Under the mango tree at Rusty’s Pub in Cairns


Rusty's Pub
The Author and friends at Rusty's Pub

Rusty’s Pub in Cairns was once the sole gathering place for the far northern LGBTIQA+ communities. And what a place it was!

On Saturday nights during the late 80s and early 90s, the beer garden of the old pub hosted the weekly Gay Night. By beer garden, I actually mean a patch of dirt out the back. And by dirt, I mean dirt, or in the wet season, mud.

A huge mango tree dominated the space. Squeals from fruit bats fighting over mangoes interspersed the disco beat.

Visiting academic Dennis Altman wrote of the place, “It looks like the part of a pub where they hose down the derros after closing time.”

It did. But Rusty’s was great fun regardless.

The venue began originally in a room upstairs. In the early eighties, Pat O’Hara, a local woman with a gay son and many gay friends, asked the pub owner about a space for gay people to party in safety. The owner also had a gay son and agreed. He told her the gays could do what they liked with the space.

They didn’t need to be told twice. Dormie McIvor, a former Sydney nightclub owner took charge of design. Jackie Frost, another local woman with a lot of gay friends, was dating a carpenter. They tore down walls, built new partitions and installed lighting. Finally, they painted the room pink.

However, by 1985, the local LGBTIQ+ community outgrew the room and moved downstairs to the beer garden for the weekly Gay Night.

But it wasn’t called that. Dearie me, no.

Officially, it was a gathering of the Cairns Hospitality Industry Social Club (CHISC). Homosexuality remained illegal and the Bjelke-Petersen government refused to register homosexual organisations. So the membership of CHISC consisted of gays, lesbians and some prominent local straight allies.

Ted Kelk

My then-partner and I first attended Rusty’s on a Saturday in late 1987, having arrived in town earlier that day. Entry was via a lounge bar, empty except for a single table. Behind the table, an elderly lady and Ted Kelk.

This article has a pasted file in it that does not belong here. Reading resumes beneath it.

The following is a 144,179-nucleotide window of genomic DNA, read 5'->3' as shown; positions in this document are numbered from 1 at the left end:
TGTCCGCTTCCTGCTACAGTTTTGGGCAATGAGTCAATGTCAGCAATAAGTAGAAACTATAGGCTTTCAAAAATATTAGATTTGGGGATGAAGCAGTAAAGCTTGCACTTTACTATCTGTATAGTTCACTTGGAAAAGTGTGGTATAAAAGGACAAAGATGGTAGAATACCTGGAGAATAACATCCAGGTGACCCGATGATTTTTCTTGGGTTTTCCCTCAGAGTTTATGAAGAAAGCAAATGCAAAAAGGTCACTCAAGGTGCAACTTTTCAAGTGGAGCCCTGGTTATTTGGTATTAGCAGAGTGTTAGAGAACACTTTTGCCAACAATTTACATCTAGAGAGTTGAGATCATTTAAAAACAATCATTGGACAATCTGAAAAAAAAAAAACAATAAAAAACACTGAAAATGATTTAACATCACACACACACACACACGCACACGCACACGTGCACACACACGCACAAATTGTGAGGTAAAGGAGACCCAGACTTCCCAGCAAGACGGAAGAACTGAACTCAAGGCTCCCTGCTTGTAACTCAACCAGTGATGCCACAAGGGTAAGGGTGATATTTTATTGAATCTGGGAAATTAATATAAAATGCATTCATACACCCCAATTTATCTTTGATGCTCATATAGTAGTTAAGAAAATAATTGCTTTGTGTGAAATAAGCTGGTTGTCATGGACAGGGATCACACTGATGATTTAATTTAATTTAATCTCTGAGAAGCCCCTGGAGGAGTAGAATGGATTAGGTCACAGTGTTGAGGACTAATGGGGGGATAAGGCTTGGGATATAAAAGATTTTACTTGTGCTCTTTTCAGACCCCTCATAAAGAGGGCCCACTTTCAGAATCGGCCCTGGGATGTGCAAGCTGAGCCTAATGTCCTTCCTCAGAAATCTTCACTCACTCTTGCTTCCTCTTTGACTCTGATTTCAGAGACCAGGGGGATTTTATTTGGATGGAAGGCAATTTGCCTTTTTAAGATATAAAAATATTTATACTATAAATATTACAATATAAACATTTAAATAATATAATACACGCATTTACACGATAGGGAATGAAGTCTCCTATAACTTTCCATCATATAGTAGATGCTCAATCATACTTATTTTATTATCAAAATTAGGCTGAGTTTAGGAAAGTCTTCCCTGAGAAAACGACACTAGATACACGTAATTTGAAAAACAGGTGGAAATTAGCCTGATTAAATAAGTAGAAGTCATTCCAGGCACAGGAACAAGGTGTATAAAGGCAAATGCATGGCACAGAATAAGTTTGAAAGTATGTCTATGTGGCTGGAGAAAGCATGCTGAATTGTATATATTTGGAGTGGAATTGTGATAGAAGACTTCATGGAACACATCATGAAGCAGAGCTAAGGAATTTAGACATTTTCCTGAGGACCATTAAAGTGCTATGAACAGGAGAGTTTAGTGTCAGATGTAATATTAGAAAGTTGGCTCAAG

Ted would go on to form the Queensland Association for Gay Law Reform. The former closeted school teacher had tested positive for AIDS the year before. After a 40-year career, he quit teaching and came roaring out of the closet determined to spend his remaining time fighting for gay rights.

We asked if we were in the right place, the gay bar. Ted barely glanced up from his book.

“No.”

“Are you sure? We heard it was here.”

“No. This is a private function for the Cairns Hospitality Industry Social Club.”

Because of concerns about the police in that remote tropical outpost, CHISC required non-members to be signed in by two existing members. Luckily, someone walked by I’d known years before in Brisbane and vouched for us.

Once in the door, we discovered the inside section consisted of a bar, a few sheets of masonite thrown down as a the dance floor and a jukebox wired to speakers. With no DJ, the music selection was truly democratic. Patrons dropped 20 cents into the jukebox and chose a song. It worked well except when some drunk dropped in five coins and chose the same song, usually Bohemian Rhapsody, five times in a row. Wonderful song but who wants to keep dancing to the same song over and over? Only very drunk people. So, we drank and we danced.

Most of the space and the seating was outside under the giant mango tree. In its upper limbs, squealing flying foxes fought over fruit. Occasionally, a half-eaten mango plummeted into the chatting, carousing and cruising crowd below. An annoyance to most of the patrons. But it didn’t matter if the seed landed among the frizzled tresses of a notorious Tully drag queen. That abundant mass of plastic thatch had seen better days.

“Why don’t you get a new wig,” she was often asked, “That one looks like a half-sucked mango.”

DJs and Drag Queens

In later years, the night featured DJs and drag queens. During the nineties, as older committee members retired, CHISC endured ups and downs. All the usual community organisation shenanigans. But the night survived until the opening of a commercial gay bar around the corner.

And sure, the new bar had carpet, professional sound and lighting and clean toilets. But somehow, it was never quite as much fun as dancing ankle-deep in mud under that old mango tree.

For more Cairns history check out Ian Byford’s Passing Glances: A History of Gay Cairns.

For the latest lesbian, gay, bisexual, transgender, intersex and queer (LGBTIQ) news in Australia, visit qnews.com.au. Check out our latest magazines or find us on Facebook, Twitter, Instagram and YouTube.

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3 Comments

  1. Cath
    17 July 2022
    Reply

    And then at night’s end the affectionately termed “ugly lights” would come on….. and yes “I’m a friend of Dorothy” …..much love

  2. Adrian
    17 July 2022
    Reply

    Thanks for this historical information, would be nice to do another feature of how it is today as a comparison

  3. tony walsh
    19 July 2022
    Reply

    i moved to cairns in 1987 from melbourne where i had been out on the gay scene since late 1973.
    initially a culture shock, but having holidayed here 4 times earlier before i moved here, i soon adjusted.
    sat nights at rustys were great nights and now in 2022 i’m still living here, but the gay scene like most places has pretty much died away, but i have many great memories of my gay life here in cairns.

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